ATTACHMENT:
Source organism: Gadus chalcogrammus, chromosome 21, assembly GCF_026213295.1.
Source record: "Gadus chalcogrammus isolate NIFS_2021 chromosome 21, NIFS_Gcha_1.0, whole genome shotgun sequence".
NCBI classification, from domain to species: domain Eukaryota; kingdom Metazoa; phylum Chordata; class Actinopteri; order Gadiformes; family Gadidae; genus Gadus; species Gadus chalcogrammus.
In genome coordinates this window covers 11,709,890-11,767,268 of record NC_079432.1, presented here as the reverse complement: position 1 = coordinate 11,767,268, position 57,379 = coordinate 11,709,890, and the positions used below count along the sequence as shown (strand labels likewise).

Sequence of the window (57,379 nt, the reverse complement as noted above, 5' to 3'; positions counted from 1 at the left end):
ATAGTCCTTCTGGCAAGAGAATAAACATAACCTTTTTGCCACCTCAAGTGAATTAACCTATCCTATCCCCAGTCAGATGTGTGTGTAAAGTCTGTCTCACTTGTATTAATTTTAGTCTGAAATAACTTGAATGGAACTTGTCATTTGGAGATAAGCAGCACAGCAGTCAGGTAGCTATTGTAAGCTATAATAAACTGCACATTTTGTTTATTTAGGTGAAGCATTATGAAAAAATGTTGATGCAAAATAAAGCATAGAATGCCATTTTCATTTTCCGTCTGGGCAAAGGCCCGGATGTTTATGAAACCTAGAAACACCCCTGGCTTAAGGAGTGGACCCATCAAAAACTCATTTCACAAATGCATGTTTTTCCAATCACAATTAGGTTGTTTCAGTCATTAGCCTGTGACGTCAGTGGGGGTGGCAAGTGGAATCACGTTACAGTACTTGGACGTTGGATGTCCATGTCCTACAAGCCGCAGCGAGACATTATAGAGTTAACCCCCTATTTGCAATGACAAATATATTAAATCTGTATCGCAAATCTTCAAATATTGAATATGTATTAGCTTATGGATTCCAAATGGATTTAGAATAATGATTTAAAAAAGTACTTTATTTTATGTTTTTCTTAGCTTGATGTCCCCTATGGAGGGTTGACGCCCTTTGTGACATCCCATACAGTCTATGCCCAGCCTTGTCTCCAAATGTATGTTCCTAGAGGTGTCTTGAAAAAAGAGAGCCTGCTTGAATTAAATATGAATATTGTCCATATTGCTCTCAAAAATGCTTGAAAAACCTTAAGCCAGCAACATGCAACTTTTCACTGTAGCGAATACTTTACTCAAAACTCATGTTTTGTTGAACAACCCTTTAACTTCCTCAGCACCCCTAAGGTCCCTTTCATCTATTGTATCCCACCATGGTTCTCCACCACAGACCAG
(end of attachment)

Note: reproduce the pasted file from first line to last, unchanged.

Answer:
Source organism: Gadus chalcogrammus, chromosome 21, assembly GCF_026213295.1.
Source record: "Gadus chalcogrammus isolate NIFS_2021 chromosome 21, NIFS_Gcha_1.0, whole genome shotgun sequence".
NCBI classification, from domain to species: domain Eukaryota; kingdom Metazoa; phylum Chordata; class Actinopteri; order Gadiformes; family Gadidae; genus Gadus; species Gadus chalcogrammus.
In genome coordinates this window covers 11,709,890-11,767,268 of record NC_079432.1, presented here as the reverse complement: position 1 = coordinate 11,767,268, position 57,379 = coordinate 11,709,890, and the positions used below count along the sequence as shown (strand labels likewise).

Sequence of the window (57,379 nt, the reverse complement as noted above, 5' to 3'; positions counted from 1 at the left end):
ATAGTCCTTCTGGCAAGAGAATAAACATAACCTTTTTGCCACCTCAAGTGAATTAACCTATCCTATCCCCAGTCAGATGTGTGTGTAAAGTCTGTCTCACTTGTATTAATTTTAGTCTGAAATAACTTGAATGGAACTTGTCATTTGGAGATAAGCAGCACAGCAGTCAGGTAGCTATTGTAAGCTATAATAAACTGCACATTTTGTTTATTTAGGTGAAGCATTATGAAAAAATGTTGATGCAAAATAAAGCATAGAATGCCATTTTCATTTTCCGTCTGGGCAAAGGCCCGGATGTTTATGAAACCTAGAAACACCCCTGGCTTAAGGAGTGGACCCATCAAAAACTCATTTCACAAATGCATGTTTTTCCAATCACAATTAGGTTGTTTCAGTCATTAGCCTGTGACGTCAGTGGGGGTGGCAAGTGGAATCACGTTACAGTACTTGGACGTTGGATGTCCATGTCCTACAAGCCGCAGCGAGACATTATAGAGTTAACCCCCTATTTGCAATGACAAATATATTAAATCTGTATCGCAAATCTTCAAATATTGAATATGTATTAGCTTATGGATTCCAAATGGATTTAGAATAATGATTTAAAAAAGTACTTTATTTTATGTTTTTCTTAGCTTGATGTCCCCTATGGAGGGTTGACGCCCTTTGTGACATCCCATACAGTCTATGCCCAGCCTTGTCTCCAAATGTATGTTCCTAGAGGTGTCTTGAAAAAAGAGAGCCTGCTTGAATTAAATATGAATATTGTCCATATTGCTCTCAAAAATGCTTGAAAAACCTTAAGCCAGCAACATGCAACTTTTCACTGTAGCGAATACTTTACTCAAAACTCATGTTTTGTTGAACAACCCTTTAACTTCCTCAGCACCCCTAAGGTCCCTTTCATCTATTGTATCCCACCATGGTTCTCCACCACAGACCAG